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Old May 26th, 2005, 03:06 PM   #1
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shooting a short next summer and confused

I'm about to start a budget plan for an ambitious short film next summer and i must admit i currently have no idea what medium to shoot on. If the script is approved, i should get a more than decent budget.
first i'm definitely not planning to shoot HDV, because it is a very ambitious project and I don't think a 1/3 chip camera can compete with 16mm especially concerning the depth of field.
so my hesitation is mainly between HDCAM and film. the advantage of HDCAM is the possibilty of doing some intense color correction and i think this project might involve a lot of that. i worked as a P.A on movies shot on film and the process is very slow, I'm assuming it's way faster on HDCAM. plus the idea of not being able to make too many mistakes with film kinda worries me since it would be my first real 'big" project. another thing is all the HD equipment issue(monitor, etc...): how much and available is it so far? because i honestly really know little about HD, plus i heard telecine and stuff with HD is very expensive.
another alternative is shooting with panasonic AJ-SDX900. sure it's not HD but from i read from noah kander that cam can render very good results once on film, i wonder if this cam hasn't been underestimated...
so if any of you had any experience with the subject any advice is welcome.

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Old May 26th, 2005, 05:08 PM   #2
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Well first off maybe you should find a talented cinematographer or director of photography and ask his/her advice? I would probably go with their pick as he/she will probably give the best results with his/her choice, budget permitting.

Another way of looking at this is to examine your goals. If it's a short film, you may want to save some money because short films typically don't make that much money, and you don't need to use lots of money to get what it is you may want (i.e. industry recognition, or just doing a project you're interested in).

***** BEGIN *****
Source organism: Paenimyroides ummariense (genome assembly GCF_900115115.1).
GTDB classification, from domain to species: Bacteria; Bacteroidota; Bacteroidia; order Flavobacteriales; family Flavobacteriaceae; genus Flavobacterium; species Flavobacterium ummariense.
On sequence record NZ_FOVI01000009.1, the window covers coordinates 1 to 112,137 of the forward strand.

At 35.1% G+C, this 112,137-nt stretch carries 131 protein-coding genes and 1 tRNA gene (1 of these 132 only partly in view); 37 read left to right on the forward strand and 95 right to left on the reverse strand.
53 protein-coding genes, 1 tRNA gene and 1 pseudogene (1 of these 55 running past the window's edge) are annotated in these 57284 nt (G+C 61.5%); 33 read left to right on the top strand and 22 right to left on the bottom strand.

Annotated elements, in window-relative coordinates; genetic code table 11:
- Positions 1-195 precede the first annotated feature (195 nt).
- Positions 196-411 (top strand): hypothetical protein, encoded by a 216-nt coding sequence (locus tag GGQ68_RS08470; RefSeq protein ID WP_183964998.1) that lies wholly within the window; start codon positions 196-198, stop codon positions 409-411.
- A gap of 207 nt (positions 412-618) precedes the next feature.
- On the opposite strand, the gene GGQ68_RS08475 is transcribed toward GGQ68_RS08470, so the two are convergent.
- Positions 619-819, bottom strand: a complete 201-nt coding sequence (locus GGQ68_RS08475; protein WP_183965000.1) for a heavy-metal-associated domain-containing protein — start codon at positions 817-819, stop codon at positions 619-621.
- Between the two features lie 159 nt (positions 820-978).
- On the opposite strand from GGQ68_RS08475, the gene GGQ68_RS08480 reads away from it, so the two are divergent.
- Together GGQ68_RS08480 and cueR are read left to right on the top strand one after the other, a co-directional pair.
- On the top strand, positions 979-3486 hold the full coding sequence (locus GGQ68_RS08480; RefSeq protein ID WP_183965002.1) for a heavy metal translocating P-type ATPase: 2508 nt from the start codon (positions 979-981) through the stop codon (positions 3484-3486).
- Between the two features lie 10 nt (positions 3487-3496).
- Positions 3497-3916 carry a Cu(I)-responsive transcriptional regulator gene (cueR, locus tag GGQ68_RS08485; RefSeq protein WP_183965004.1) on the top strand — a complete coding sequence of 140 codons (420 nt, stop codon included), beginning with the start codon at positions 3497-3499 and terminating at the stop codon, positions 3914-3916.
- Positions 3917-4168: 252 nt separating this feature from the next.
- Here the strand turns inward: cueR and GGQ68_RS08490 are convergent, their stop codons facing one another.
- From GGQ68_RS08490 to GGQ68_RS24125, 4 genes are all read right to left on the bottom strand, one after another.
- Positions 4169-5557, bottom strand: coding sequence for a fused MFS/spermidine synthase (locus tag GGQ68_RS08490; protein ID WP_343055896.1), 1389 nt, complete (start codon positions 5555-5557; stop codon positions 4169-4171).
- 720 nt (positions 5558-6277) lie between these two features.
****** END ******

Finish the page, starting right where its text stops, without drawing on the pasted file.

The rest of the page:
For budgeting purposes, it may help to budget much higher than your projections so people will think you saved them money.

Perversely enough, that may actually hurt you if you want to get funding for future projects if they see you can do it cheaply. In that case, you could find some way of spending lots of money once production is over (i.e. spend more time on things like color grading, audio mixing, etc.) if you are running too underbudget.

2- If you can afford it, film can offer you more range in color correction because of:
Greater exposure latitude... although you may be able to get comparable exposure latititude with the right camera and camera settings. See
better color sampling, not 3:1:1 or 4:2:2 or lower. Particular cameras have been hacked to get 4:4:4 sampling to record onto hard drive recorders.
No compression
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Old May 27th, 2005, 04:50 AM   #3
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I'll defer to others on the other issues but you mentioned you thought video would be faster since shooting on film "was so slow." I think you are mistaken in the impression that video will be faster. Shot setup, lighting the scene, rigging sound, etc etc would require identical time and attention regardless of the medium the camera uses to capture the image. With video you don't have processsing for the dailies with the attendant costs but that doesn't contribute materially to the shooting schedule.
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Old May 27th, 2005, 11:55 AM   #4
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on video you see he result straight on the monitor while on film you don't which requires much more attention, etc...
anyway I searched on the net about experiences with the aj-sdx900 and i think i will go for it...
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